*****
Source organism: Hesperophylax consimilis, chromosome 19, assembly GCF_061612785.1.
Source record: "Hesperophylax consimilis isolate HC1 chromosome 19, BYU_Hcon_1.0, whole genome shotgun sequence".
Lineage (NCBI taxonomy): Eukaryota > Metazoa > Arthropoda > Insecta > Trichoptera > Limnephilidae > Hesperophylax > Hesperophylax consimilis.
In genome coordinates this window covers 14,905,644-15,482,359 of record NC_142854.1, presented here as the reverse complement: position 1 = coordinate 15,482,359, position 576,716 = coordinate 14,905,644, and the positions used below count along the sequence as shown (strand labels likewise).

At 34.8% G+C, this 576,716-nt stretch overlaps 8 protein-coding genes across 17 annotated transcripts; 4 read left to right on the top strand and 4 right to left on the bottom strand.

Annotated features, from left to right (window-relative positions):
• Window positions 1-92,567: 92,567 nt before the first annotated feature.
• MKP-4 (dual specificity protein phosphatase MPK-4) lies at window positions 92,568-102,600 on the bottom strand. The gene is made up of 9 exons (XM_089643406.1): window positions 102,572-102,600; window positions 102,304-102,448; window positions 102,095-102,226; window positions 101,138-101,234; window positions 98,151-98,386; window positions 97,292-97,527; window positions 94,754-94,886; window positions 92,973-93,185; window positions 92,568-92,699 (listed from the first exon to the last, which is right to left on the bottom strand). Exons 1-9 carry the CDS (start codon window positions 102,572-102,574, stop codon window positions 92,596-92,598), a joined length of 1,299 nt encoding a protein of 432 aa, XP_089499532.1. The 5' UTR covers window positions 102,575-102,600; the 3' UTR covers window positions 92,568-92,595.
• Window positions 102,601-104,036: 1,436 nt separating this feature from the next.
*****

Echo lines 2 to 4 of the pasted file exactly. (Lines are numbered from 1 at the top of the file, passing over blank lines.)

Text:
Source record: "Hesperophylax consimilis isolate HC1 chromosome 19, BYU_Hcon_1.0, whole genome shotgun sequence".
Lineage (NCBI taxonomy): Eukaryota > Metazoa > Arthropoda > Insecta > Trichoptera > Limnephilidae > Hesperophylax > Hesperophylax consimilis.
In genome coordinates this window covers 14,905,644-15,482,359 of record NC_142854.1, presented here as the reverse complement: position 1 = coordinate 15,482,359, position 576,716 = coordinate 14,905,644, and the positions used below count along the sequence as shown (strand labels likewise).